Crimson Kitty is not here to play games. After we featured this debonaire bio-queen as part of our ongoing In Progress 52 series, something rather unexpected happened: she found herself the target of a whole lot of hate, with bio queens in general getting snubbed by RuPaul herself.
Bio queens, cisgender women who exaggerate their own femininity in a deeply stylized performance influenced by the history of drag, have always been fringe figures within the LGBTQ world. While many would support the idea of gendered tropes (hyper-exaggerated or otherwise) being accessible to people of all different sizes, shapes, and colors, others point to the history of oppression most expressly experienced by gender-transgressing men to suggest that there are limits to inclusivity. That is to say: gay men invented drag, and many think that it is only gay men who should be performing as such. For example, here's one drag fan's thoughts from Reddit: "I don't think it's fair for them to compete in competitions and things alongside drag queens. It's hard to be a drag queen. From covering up hair, to tucking, to painting, to being able to accept yourself and find your identity. Faux queens don't have to do that ... When I go to a show, I don't want to see a girl wearing make-up, that's boring. I want to see a man who's made up a character and put a lot of work into his act."
"I have no problem with it, but in all honesty I don't think it's drag. A fierce performer maybe, but there's no need for these endless stupid labels," added another in the same thread.
How this cultural history manifested for Crimson Kitty was certainly nuanced, but what felt especially strange was that this newfound hatred was coming from within the gay community. She received some measured arguments, but mostly it's been vitriol, and even death threats. It seems that the story of a biological woman succeeding in an area traditionally dominated by gay men was experienced as threatening to some. So, she was quickly innundated with trolls. While Crimson had always found herself skirting controversy, it was certainly shocking to see the amount of venom being spewed from a new faction of men that had been pretty quiet so far.
"Here's the thing," she told me over coffee. "Since the article came out people are being much more upfront about their opinion because I'm getting press and they're not. There's jealousy! Of course they felt that way before, and I would hear it later from friends. It happens in Brooklyn, of all places!"
But, more recently, something has changed: "[The hate has] been a very strong reaction from the gay community. And only from the gay community. Men."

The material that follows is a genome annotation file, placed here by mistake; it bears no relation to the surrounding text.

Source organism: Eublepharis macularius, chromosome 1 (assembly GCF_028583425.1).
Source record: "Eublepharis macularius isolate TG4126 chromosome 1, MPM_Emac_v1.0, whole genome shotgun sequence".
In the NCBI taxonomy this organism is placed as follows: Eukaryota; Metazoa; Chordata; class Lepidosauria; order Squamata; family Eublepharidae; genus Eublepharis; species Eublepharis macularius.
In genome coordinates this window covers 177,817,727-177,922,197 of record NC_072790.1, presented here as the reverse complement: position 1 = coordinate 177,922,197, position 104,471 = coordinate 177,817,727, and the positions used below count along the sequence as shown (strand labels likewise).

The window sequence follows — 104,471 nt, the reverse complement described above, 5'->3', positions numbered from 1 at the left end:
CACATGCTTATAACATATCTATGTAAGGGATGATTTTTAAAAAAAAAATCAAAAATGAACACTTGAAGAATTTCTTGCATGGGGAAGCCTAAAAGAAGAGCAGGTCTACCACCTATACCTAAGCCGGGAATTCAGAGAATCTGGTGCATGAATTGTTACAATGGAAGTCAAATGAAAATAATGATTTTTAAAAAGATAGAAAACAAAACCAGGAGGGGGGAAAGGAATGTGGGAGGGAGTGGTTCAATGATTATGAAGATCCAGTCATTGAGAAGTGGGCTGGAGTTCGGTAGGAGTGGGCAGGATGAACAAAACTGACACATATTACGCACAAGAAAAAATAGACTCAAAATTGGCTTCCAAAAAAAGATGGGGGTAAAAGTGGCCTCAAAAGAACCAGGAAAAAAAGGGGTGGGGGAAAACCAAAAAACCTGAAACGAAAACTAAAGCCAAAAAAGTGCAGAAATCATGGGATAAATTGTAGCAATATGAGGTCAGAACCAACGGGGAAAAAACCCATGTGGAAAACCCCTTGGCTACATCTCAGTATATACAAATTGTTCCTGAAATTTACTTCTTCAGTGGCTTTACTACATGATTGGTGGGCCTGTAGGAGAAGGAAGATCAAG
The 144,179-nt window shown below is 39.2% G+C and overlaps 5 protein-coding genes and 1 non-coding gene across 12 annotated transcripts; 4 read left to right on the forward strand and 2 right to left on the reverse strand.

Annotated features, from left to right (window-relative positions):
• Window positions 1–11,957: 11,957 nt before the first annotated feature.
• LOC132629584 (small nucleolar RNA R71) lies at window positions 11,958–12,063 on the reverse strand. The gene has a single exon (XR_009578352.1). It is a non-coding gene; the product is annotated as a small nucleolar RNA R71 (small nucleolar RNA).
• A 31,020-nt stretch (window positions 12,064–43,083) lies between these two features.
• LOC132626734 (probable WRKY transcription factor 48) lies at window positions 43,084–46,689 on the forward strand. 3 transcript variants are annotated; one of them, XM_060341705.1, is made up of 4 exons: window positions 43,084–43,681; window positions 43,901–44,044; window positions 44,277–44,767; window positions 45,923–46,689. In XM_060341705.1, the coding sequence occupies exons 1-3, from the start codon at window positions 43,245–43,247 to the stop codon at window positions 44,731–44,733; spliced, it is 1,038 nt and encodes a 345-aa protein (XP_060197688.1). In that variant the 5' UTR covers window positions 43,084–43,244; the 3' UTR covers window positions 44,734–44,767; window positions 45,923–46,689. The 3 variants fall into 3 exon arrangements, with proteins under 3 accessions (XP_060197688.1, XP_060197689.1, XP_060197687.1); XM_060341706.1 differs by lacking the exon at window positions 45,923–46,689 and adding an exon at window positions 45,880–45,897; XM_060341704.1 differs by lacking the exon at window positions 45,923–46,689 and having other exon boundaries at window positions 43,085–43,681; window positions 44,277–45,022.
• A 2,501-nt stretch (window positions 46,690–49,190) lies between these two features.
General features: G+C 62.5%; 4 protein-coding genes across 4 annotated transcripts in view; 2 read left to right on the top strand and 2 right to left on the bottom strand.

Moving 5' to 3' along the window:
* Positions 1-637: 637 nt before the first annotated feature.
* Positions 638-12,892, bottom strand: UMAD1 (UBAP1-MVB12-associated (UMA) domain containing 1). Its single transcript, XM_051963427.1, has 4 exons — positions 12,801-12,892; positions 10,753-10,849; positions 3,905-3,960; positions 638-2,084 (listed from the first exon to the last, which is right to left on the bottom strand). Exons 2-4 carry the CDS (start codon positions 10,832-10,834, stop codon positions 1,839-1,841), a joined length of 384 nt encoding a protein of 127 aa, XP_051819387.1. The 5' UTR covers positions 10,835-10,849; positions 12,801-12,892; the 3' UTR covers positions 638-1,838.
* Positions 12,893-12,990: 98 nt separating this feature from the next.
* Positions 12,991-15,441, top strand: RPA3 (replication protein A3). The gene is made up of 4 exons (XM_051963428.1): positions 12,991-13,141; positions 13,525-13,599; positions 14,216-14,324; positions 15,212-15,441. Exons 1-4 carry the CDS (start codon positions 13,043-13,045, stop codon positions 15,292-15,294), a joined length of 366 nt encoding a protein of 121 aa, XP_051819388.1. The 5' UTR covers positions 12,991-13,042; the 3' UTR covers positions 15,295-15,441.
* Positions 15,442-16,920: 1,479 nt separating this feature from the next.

"They're like, 'How dare you enter our domain? Of gayness! Oh my god! It's sacred, and nobody can even enter, you have to have the secret password.' But us Ladyqueens, we've gotten through the backdoor and now we're an army. It's a Ladyqueen revolution!"
Luckily for Crimson, it was easy to brush off the trolls. "I didn't feel unsafe. These are mostly children that don't have real jobs. They live at home with their families. What're they going to do to me? Tweet me to death? I'm not afraid. They don't have power over me."
But the tone of these rejoinders certainly changed when shortly after Crimson was getting a lot of press, RuPaul herself tweeted a response to a fan asking about the future of Ladyqueens on her show:
"It's unfortunate that RuPaul's comment, which was probably just a quick, flippant response actually effects an entire group of people, inside of an already established culture, which many feel needs to be protected," said Crimson.
And Miss Kitty found herself the target for a lot of the fallout from the tweet: "It was a nonstop battle for three days. I've never been on Facebook more ... People were just telling me to go die. They said I would never be a drag queen. They don't know me! This is the first they've ever seen of me. They told me to stop doing what I'm doing. It's ridiculous! It's ridiculous that a fandom has gotten to that level that they'd tell someone to go and die ... It's sad that they feel so threatened that they have to lash out. If you talk this way to someone you don't know how are you talking to your mother?!"
"My drag is inherently a political statement. Because I'm working against the norm. It's already political because I'm fighting for inclusion ... At the end of the day, if somebody is entertaining you, what does it matter what's between their legs? That's what I don't get."
"People feel so protective of drag because they've already been so marginalized. But I'm not taking anything away from anyone," Crimson concluded strongly.
Reggi Regina, Crimson's drag king partner, had some thoughts on the issue as well: "It's childish. What have these bio queens done exactly? How has someone else's choice to take the stage affected you? Did you lose gigs because of this Queen? Do they look better than you? Bio queens are no different from any other performer ... Every human being deserves to do what they please as long as it doesn't hurt another being. Why is that so hard? ... Drag is changing everyday, and it's about time we stop seeing different as other, because we all lead complicated lives that demand a creative outlet. Share that creativity, don't shun it."
As a drag king, has Reggi ever experienced this kind of hatred? "No, in fact sometimes I feel safer as a King. This is where things get complicated. You could even say, portraying masculinity protects me from the anger and ignorance in our society."
Luckily, none of this has stopped Crimson from making moves; it hasn't made her any less determined to keep doing what she loves. "We've just launched a Female Drag Queen Directory ... I'll also be organizing a Ladyqueen meetup at DragCon. I want to see my community build."
"Sometimes we get so marginalized that we don't like to associate with other Ladyqueens. There's shade. I'm trying to break down that wall."